18 Comments

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  1. Joe
    Joe July 1, 2008 at 10:58 pm . Reply

    Oh my god, that is the most awesome thing ever. I must read it.

  2. King Baeksu
    King Baeksu July 2, 2008 at 1:58 am . Reply

    Gord, good post, you seem inspired. I can only say that I was there on Saturday night and after seeing all that went down, I am considerably less anti-police than you are in this post. The protesters were seriously out of hand, jabbing long metal pipes through the windows of police buses trying to hit police, smashing windows with fire extinguishers and shovels and capturing quite a few policemen after the police came out at midnight. I saw a couple of police with bleeding faces, or getting mobbed on by protesters (as happened on Wed. and Thurs. nights, too). I don’t know, I would call it a draw in terms of violence and who started what first. The protesters were fairly extreme on Saturday night and the police responded in kind. Certainly the police did not just randomly crack down for no reason. Yes, the police used water cannons but then the protesters used two high-pressure fire hoses against the police for at least two hours as well. In some respects I admire the protesters for their courage, even as I am somewhat troubled by the way that some of the protesters seriously go ofter the police once they have been captured, especially the cowards who run up from behind and hit or kick the police in the back while the police have their hands pinned and can do nothing in response. I think the protesters need to accept the fact that if they are going to attack the police, they are hardly innocent martyrs of police violence, which is precisely what the left-leaning media here are trying to make them out to be. It’s just not that simple.
    I don’t know why, but at the end of the night on Sat. I felt sorry for the police, actually. Maybe it was because when I saw some volunteer medics leading four captured police to an ambulance to escape the crowd, some young punk asshole came up from behind and tried to pond one of the police on the back of the head. The other protesters peeled the assailant off, but then they just let him go without a word of reprimand. I really didn’t think that policeman, who barely was out of his teens, deserved that, and the look of shame and terror on his face made me feel quite disgusted by it all.

  3. Val
    Val July 2, 2008 at 5:26 am . Reply

    Amazing post. I appreciate the local insight, whatever caveats you’ve got. You’re trying to give info, not trying to opine, and that’s the important thing. But you know that.

    I always find it inspiring to see religious groups working for the common good rather than to brainwash folks in the interests of ideology.

  4. King Baeksu
    King Baeksu July 2, 2008 at 12:29 pm . Reply

    Gord, you are correct that the police-bus barricades escalate the violence radically. Whenever confronted with actual police, the prostesters generally disperse quickly. On Friday night, for example, in front of the Seoul Finance Center, there was also a big crowd but the police put up a line of policemen in front of the protesters and nothing really happened (besides an assemblyman clocking one of the police in the head). I actually think most of the protesters are not as tough as the like to pretend since they tend to scamper away when the police come out, yet they certainly put on a big show when pulling the buses and busting out the firehoses and whatnot.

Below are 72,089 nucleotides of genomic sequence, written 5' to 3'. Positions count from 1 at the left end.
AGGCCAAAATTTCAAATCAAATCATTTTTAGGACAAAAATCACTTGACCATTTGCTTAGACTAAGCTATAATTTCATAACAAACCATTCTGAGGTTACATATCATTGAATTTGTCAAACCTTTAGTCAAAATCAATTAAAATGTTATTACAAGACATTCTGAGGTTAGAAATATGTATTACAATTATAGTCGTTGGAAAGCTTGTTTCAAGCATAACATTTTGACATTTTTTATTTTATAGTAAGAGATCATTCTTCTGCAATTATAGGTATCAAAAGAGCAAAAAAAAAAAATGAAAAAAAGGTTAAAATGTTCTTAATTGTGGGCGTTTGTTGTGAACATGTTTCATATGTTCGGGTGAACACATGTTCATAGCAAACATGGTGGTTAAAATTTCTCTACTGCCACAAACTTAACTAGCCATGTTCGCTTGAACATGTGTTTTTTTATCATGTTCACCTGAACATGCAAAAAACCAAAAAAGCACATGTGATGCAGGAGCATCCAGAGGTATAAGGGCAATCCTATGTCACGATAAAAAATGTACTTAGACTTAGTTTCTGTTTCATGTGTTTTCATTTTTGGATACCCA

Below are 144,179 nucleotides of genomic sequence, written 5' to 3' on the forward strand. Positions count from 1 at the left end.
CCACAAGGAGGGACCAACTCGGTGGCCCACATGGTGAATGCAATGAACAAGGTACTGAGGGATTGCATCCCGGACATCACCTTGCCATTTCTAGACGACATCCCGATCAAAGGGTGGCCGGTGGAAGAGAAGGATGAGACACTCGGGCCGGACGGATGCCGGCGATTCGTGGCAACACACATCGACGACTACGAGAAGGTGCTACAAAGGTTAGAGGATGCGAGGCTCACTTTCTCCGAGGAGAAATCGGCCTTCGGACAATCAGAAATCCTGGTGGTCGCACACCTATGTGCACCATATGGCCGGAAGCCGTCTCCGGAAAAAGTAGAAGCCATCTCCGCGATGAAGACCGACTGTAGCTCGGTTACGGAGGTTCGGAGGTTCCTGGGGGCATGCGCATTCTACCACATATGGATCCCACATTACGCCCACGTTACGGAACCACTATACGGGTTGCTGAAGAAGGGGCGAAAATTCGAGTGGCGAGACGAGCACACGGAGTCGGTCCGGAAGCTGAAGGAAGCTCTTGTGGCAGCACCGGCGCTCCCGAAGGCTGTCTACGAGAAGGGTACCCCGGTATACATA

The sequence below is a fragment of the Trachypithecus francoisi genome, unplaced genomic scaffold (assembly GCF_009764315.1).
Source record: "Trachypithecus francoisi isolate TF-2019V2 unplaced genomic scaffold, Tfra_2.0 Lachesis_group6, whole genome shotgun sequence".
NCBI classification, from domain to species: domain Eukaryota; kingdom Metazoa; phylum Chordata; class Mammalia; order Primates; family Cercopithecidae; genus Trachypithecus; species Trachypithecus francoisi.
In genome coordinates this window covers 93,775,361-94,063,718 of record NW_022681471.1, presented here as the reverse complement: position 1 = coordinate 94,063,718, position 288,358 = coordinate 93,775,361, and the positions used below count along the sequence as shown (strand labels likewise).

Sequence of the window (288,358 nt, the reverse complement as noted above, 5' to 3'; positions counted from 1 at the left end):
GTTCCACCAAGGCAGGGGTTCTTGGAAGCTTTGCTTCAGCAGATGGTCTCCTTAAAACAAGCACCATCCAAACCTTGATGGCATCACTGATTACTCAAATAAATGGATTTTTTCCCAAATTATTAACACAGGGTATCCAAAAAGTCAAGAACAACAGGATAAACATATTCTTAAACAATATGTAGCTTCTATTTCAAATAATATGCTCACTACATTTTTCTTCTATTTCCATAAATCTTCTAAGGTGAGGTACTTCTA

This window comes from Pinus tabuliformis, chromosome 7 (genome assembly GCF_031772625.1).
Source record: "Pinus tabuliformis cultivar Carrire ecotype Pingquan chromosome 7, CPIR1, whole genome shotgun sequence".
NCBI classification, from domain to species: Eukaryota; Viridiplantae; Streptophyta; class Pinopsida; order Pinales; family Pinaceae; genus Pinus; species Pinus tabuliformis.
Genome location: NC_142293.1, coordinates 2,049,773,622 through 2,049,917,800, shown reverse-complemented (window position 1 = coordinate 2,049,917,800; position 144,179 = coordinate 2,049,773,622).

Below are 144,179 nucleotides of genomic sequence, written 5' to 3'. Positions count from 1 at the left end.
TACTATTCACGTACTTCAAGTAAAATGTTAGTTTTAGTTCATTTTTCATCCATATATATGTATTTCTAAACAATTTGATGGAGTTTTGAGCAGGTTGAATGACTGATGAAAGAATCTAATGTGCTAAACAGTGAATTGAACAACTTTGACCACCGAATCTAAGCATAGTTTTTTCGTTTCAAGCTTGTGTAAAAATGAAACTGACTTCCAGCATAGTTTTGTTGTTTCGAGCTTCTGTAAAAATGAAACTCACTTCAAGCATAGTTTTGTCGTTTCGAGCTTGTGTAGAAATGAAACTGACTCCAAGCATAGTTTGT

I also agree that they should have let them go to the Blue House.

    The 5th is a big day and my gut intinct tells me it will be peaceful. The 8th of June was pretty violent, and then on the 10th when hundreds of thousands turned out, a solid majority of people were against the violence and that held out. I imagine the protesters will think of something imaginative and symbolic to do (along the lines of the styrofoam staircase on the 10th), in place of the same old violence.

    But we’ll see, it’s been hard predicting this thing all along.

  5. King Baeksu
    King Baeksu July 2, 2008 at 1:13 pm . Reply

    Gord, I would say between 20-30% of the protests have been violent. The violence always happens later in the evening. Last week starting from Wed. was more violent because the government was in the midst of publishing the new import regulations for US beef, so people were pissed at that. They started pulling the buses much earlier and the police came out much earlier as a consequence. If you include pulling police buses, defacing them and whatnot, I would say the number of people actually engaged in violence approaches the thousands, since one of those ropes is like a hundred meters long and they sometimes use two or three ropes per bus and each one easily has a hundred peope on them; then multiply that by several buses per night and of course the people involved in the pulling constantly rotates. On Thursday night, I even met a hot young lady who was a grad student in Oriental medicine pulling one of the buses by Kwanghwamun; she was in high heels and wearing those blood-red gloves, which was oddly erotic. She agreed that what she was doing constituted “violent” activity.